Jack Mountain Meats’ samples are the first thing you smell as you walk by their canopy at the Everett Farmers Market. If the smell isn’t enough to convince you then a taste definitely will. Made locally in Washington, their products are made from Pure Country Pork’s pigs (a sustainable pig farm operating in Ephrata, WA). Their wares range from fresh to smoked, Sunday bacon to pork chops. All of their practices are sustainable and humane, which is reflected in the taste of the meat. “It tastes beautiful. They (Pure Country Pork) were the first in the country to get Food Alliance Certification as pork producers. The reason we buy from them is so we can feel good about what we’re doing. It’s a family-owned farm, they’re protecting the environment, they are paying their workers a living wage, and they are treating their animals well. So it’s a best case scenario. We buy only whole pigs from them and we use every bit of the animal,” says Coralie, a representative of Jack Mountain Meats at the Everett Farmer’s Market.
Founded by Chef Gabriel Claycamp, Jack Mountain Meats strives to create the best products by keeping all its key components local. You can stop by their stand at the market and have a perfectly-cut pork chop or smoked sausages ready for the grill back home.
A common question that is asked about their products is if they are certified organic. The short answer is that they are currently not. Organic certification is a time-consuming, expensive process that many small farmers struggle with daily. The long answer, as Coralie explains to us, has to do with one of the products that is fed to the pigs. “They feed all their pork with wheat, barley and peas that are immediately adjacent to where the animals are raised. The only feed they receive that is not certified organic are the non-GMO peas. The other two (wheat and barley) are certified organic. I can’t say ‘Yes, it’s organic’ but it is meeting all the other (Food Alliance Certification) standards,” she says. The pigs are not fed any corn or soy products and all of the feed used is non-GMO.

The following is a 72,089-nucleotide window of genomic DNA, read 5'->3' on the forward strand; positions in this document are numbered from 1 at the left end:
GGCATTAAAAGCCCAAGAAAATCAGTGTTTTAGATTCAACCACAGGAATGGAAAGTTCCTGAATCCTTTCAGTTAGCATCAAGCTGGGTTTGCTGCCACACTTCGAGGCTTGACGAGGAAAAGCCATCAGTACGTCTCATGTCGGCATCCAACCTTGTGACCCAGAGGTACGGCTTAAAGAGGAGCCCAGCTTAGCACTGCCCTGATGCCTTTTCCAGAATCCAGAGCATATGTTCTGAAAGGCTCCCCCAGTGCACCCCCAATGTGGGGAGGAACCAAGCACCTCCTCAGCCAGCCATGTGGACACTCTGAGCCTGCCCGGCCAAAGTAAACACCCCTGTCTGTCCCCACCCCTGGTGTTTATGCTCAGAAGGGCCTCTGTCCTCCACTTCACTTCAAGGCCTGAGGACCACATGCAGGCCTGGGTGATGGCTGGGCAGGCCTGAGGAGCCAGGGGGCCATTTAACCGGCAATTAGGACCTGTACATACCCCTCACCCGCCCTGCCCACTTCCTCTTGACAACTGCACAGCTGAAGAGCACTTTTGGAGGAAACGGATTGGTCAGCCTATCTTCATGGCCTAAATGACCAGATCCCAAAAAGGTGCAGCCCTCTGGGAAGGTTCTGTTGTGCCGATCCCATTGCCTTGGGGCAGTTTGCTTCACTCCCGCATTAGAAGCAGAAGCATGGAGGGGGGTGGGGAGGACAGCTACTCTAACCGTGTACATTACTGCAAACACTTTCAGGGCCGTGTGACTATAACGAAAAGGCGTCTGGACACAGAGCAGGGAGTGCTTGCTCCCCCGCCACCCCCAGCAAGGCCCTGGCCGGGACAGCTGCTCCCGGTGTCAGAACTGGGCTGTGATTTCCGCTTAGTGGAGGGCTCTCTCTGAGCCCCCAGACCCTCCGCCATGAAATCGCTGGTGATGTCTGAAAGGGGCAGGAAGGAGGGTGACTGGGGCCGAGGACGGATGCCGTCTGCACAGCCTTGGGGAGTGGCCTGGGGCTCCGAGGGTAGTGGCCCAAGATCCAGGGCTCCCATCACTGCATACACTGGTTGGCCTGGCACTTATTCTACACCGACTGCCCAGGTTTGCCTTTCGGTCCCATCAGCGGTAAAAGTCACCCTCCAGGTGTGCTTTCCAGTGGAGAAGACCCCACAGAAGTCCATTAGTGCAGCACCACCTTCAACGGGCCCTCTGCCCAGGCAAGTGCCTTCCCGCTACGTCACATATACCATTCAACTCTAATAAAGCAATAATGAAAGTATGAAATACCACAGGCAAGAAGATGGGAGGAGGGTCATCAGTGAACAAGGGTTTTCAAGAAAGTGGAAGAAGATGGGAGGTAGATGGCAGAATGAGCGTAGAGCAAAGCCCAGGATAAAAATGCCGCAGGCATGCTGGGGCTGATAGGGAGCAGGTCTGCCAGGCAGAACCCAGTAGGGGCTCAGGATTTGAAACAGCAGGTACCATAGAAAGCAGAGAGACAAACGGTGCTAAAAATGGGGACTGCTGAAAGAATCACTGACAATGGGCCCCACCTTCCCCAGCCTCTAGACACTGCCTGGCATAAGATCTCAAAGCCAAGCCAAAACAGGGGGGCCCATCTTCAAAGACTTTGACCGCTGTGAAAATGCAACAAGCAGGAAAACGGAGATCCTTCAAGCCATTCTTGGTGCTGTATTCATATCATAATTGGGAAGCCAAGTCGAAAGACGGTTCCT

As for the curing processes, the products are required by law to have some nitrates as a preservative. Jack Mountain Meats uses Sodium Nitrate and is careful to keep it to minimum legal requirements. “We have to do that for the smoked meats in order for them to have shelf stability and be safe,” says Coralie.
Apart from the fresh and smoked meats, they also sell granola and comes ready with plenty of ideas for what you can do with your Everett Farmer’s Market haul. Next Sunday follow your nose, trust your taste buds and bring home local goodness from Jack Mountain Meats.
What to do with that fresh pork chop: Coralie recommends bringing the meat to room temperature. Next heat a skillet on medium-high heat. Once the skillet is hot, place the pork chop on and sear it for 3-4 minutes on each side. Use a meat thermometer and check the temperature of the meat. As soon as the internal temperature it hits 145 degrees F, take the pork chop off the pan and put it on a plate. Let it rest for 5-10 minutes. The temperature will get up to 160 degrees F while it’s resting. To season, simply add some salt and pepper.
Definitely try: Their Sunday Bacon. It goes fast for a reason.
Edlyn G D’Souza is a writer and the more she says that, the truer it becomes. She has her roots in Goa and Mumbai in India, where she worked as a journalist for 5 years. She now lives in Washington where she writes in her blog egeedee.com, draws cat stuff, never tires of seeing Mt Rainier and dreams about changing the world through her stories.